I went viral once. Three summers ago, I wrote a post; I’d rate it as fine. Not great, not memorable, the sort of post that two and a half years later, I doubt I would even remember writing. But because it went viral, I remember the circumstances well. In our tiny house in Culebra, Puerto Rico, two beds, a bath and a common area, a kitchen and a couch, my family just waking up, the house already heating up for the day, I sat at the kitchen table and knocked out Follow. Meeting my goal to blog daily while on vacation.
The timing was great. I already basked in the success of scoring a new job—after eleven years at the last one, six of those quite ready to move on. A higher salary, new responsibilities, another chance to showcase my ability to ‘rescue’ a struggling organization. My head swelled, as if getting the job was the same thing as doing the job. WordPress sent me an email: You’re an editor’s pick on WordPress Discover! My blogging life changed.
I don’t know if Discover still exists. Back then, WordPress editors scoured the platform looking for blog posts to highlight. I don’t think I’ve seen anything about Discover in a couple of years, but maybe I’m not looking in the right place. Regardless, when I got Discovered, it was a very big deal. The Sunday they published Follow was surreal. My red notification dot stayed on continually. Every time I refreshed my browser, the number of likes, followers and comments jumped dramatically.
Now, here I sit, pushing three thousand followers, but only fifty readers. I’m a one-hit wonder. The Tommy Tutone of blogging. Do I sound bitter? It’s not how I feel. Maybe wistful. I tasted success; it was yummy, but fleeting. I’ve realigned my expectations, redefined what it means for a post to perform well. But oh, that one viral run ruined me. It’s like taking a perfect drug that can never be found again. It’s something I still crave, even though at the time, it left me feeling like an imposter. A guy who relied on luck, not skill, to make his tiny dent in fabric of not-so-popular-culture.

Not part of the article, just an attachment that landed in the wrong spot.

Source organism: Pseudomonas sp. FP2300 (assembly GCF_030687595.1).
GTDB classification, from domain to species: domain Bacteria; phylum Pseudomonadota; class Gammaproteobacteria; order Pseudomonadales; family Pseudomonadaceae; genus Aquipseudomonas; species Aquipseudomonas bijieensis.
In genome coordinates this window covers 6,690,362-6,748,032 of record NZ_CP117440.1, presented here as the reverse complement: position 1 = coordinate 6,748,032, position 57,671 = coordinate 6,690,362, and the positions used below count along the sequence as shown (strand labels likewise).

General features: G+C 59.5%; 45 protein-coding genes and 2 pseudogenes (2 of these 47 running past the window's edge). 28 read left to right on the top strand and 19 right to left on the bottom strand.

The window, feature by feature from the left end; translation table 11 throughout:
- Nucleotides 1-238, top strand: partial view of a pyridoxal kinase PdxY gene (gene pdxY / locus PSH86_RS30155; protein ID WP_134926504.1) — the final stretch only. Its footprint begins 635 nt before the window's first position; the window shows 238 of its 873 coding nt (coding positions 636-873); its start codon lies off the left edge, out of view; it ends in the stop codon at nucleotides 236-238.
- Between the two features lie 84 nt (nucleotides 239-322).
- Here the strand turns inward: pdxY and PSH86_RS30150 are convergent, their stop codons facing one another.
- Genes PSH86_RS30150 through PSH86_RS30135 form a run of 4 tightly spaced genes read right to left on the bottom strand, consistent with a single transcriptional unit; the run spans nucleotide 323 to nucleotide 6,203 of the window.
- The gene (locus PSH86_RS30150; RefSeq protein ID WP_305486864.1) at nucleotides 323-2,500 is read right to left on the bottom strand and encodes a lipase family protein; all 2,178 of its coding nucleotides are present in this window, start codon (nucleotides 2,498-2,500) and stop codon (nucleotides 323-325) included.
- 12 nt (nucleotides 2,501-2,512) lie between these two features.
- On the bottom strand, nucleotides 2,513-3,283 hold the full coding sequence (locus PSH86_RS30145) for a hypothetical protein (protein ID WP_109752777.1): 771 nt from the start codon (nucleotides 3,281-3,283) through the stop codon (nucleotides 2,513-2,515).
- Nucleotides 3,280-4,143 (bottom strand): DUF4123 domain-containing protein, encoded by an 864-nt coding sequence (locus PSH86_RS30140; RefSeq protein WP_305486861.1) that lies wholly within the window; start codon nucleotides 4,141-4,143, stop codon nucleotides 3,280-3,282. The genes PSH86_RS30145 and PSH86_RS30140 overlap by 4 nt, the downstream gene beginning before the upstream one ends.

One of the coolest things in my life is the Good Men Project, an online magazine of essays exploring what it means to be a good man in today’s society. Each week, my GMP editor Kara Post-Kennedy mines my blog looking for something relevant to publish. This has been going on for two years. Often, it’s a recent post on the current event du jour, but sometimes it’s just a post that fits the season—a post about trick or treating for Halloween, a post about sobriety on Thanksgiving, etc.
A couple of weeks ago, I sent Kara an email. “This would be good for December https://jefftcann.com/2017/12/21/be-the-light/.” Be the Light—a two-thousand-word screed on my desire to create a new religious holiday: Solstice Plus Four, an attempt to take Christmas back from the Christians. I wrote it in 2015, and every December since, I’ve attempted to create a viral event with it, reposting it on Facebook, Twitter and even on WordPress. It just doesn’t work. Too long, not funny enough, not serious enough, I don’t know—maybe it’s that the right person hasn’t read it yet. Once Tom Hanks links it to his Facebook page, I’ll be off and running.
Maybe you think you’ve read this all before. That’s possible, I post a link to Be the Light every year. Maybe I’m rewriting an old post right now. Recently, I read a post and all of the comments. Here, bloggers explored their reason for blogging. This got me analyzing about my own motivations. I think I’m trying to create a well-written diary. But right now, I’m simply trying to go viral. Kara will read this post. As an editor, she reads most of what I write looking for GMP content. She recently told me she works with about one hundred writers. That’s a lot of blog posts to read, I feel bad for her when I post something mediocre.
Right now, undoubtedly, Kara’s rolling her eyes at this post. She’s already read Be the Light, and she’s already decided whether to publish it this year. Susan suggested that if she were the editor, she’d wait until Solstice to post it. She recommends patience. And anyway, the chance of any GMP posting going viral is infinitesimally small. One day, hopefully, I’ll go viral again, and preferably with a better post than Follow. But in the meantime, if anyone knows Tom Hanks, will you send him my link?